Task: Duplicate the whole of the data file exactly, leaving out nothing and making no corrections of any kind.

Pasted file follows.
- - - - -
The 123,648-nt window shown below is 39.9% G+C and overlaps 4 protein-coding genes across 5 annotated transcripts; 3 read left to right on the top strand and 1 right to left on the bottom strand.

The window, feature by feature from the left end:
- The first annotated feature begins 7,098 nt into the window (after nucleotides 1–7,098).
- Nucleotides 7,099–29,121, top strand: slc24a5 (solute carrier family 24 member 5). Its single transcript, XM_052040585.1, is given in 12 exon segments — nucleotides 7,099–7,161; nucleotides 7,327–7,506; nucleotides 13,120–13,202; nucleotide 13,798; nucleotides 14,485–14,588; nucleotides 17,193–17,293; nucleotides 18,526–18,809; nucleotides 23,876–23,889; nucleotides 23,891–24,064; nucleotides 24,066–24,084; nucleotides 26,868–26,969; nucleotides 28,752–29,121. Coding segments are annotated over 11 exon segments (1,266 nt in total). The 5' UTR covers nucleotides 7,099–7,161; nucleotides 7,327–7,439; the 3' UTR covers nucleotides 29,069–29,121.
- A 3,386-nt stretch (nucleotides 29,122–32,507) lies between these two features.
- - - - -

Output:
The 123,648-nt window shown below is 39.9% G+C and overlaps 4 protein-coding genes across 5 annotated transcripts; 3 read left to right on the top strand and 1 right to left on the bottom strand.

The window, feature by feature from the left end:
- The first annotated feature begins 7,098 nt into the window (after nucleotides 1–7,098).
- Nucleotides 7,099–29,121, top strand: slc24a5 (solute carrier family 24 member 5). Its single transcript, XM_052040585.1, is given in 12 exon segments — nucleotides 7,099–7,161; nucleotides 7,327–7,506; nucleotides 13,120–13,202; nucleotide 13,798; nucleotides 14,485–14,588; nucleotides 17,193–17,293; nucleotides 18,526–18,809; nucleotides 23,876–23,889; nucleotides 23,891–24,064; nucleotides 24,066–24,084; nucleotides 26,868–26,969; nucleotides 28,752–29,121. Coding segments are annotated over 11 exon segments (1,266 nt in total). The 5' UTR covers nucleotides 7,099–7,161; nucleotides 7,327–7,439; the 3' UTR covers nucleotides 29,069–29,121.
- A 3,386-nt stretch (nucleotides 29,122–32,507) lies between these two features.